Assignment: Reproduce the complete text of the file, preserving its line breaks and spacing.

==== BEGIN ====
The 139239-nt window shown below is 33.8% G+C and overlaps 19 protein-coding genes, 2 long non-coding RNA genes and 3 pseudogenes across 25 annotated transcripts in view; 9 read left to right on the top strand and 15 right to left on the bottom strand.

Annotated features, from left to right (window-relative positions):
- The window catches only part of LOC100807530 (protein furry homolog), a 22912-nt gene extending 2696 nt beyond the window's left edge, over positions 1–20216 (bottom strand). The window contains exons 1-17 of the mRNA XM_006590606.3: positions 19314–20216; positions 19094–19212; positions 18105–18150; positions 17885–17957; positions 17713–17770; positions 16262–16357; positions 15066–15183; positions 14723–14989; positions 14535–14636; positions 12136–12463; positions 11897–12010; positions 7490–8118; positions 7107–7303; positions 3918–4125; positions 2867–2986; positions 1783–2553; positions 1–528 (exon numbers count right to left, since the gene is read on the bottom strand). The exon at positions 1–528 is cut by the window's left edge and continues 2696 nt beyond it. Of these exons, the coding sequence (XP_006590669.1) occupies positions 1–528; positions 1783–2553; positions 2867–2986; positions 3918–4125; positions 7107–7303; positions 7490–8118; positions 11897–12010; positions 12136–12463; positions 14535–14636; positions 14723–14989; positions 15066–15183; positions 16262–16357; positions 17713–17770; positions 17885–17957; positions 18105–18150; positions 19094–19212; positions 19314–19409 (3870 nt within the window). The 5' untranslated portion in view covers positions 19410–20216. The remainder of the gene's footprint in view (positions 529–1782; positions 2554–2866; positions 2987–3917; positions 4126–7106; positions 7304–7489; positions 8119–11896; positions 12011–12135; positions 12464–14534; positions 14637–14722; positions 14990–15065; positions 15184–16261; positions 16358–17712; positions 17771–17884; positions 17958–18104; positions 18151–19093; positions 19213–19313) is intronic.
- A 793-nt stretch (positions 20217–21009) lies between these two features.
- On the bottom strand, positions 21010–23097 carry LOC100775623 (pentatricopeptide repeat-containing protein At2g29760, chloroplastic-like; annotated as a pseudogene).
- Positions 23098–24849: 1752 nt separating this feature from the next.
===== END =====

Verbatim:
The 139239-nt window shown below is 33.8% G+C and overlaps 19 protein-coding genes, 2 long non-coding RNA genes and 3 pseudogenes across 25 annotated transcripts in view; 9 read left to right on the top strand and 15 right to left on the bottom strand.

Annotated features, from left to right (window-relative positions):
- The window catches only part of LOC100807530 (protein furry homolog), a 22912-nt gene extending 2696 nt beyond the window's left edge, over positions 1–20216 (bottom strand). The window contains exons 1-17 of the mRNA XM_006590606.3: positions 19314–20216; positions 19094–19212; positions 18105–18150; positions 17885–17957; positions 17713–17770; positions 16262–16357; positions 15066–15183; positions 14723–14989; positions 14535–14636; positions 12136–12463; positions 11897–12010; positions 7490–8118; positions 7107–7303; positions 3918–4125; positions 2867–2986; positions 1783–2553; positions 1–528 (exon numbers count right to left, since the gene is read on the bottom strand). The exon at positions 1–528 is cut by the window's left edge and continues 2696 nt beyond it. Of these exons, the coding sequence (XP_006590669.1) occupies positions 1–528; positions 1783–2553; positions 2867–2986; positions 3918–4125; positions 7107–7303; positions 7490–8118; positions 11897–12010; positions 12136–12463; positions 14535–14636; positions 14723–14989; positions 15066–15183; positions 16262–16357; positions 17713–17770; positions 17885–17957; positions 18105–18150; positions 19094–19212; positions 19314–19409 (3870 nt within the window). The 5' untranslated portion in view covers positions 19410–20216. The remainder of the gene's footprint in view (positions 529–1782; positions 2554–2866; positions 2987–3917; positions 4126–7106; positions 7304–7489; positions 8119–11896; positions 12011–12135; positions 12464–14534; positions 14637–14722; positions 14990–15065; positions 15184–16261; positions 16358–17712; positions 17771–17884; positions 17958–18104; positions 18151–19093; positions 19213–19313) is intronic.
- A 793-nt stretch (positions 20217–21009) lies between these two features.
- On the bottom strand, positions 21010–23097 carry LOC100775623 (pentatricopeptide repeat-containing protein At2g29760, chloroplastic-like; annotated as a pseudogene).
- Positions 23098–24849: 1752 nt separating this feature from the next.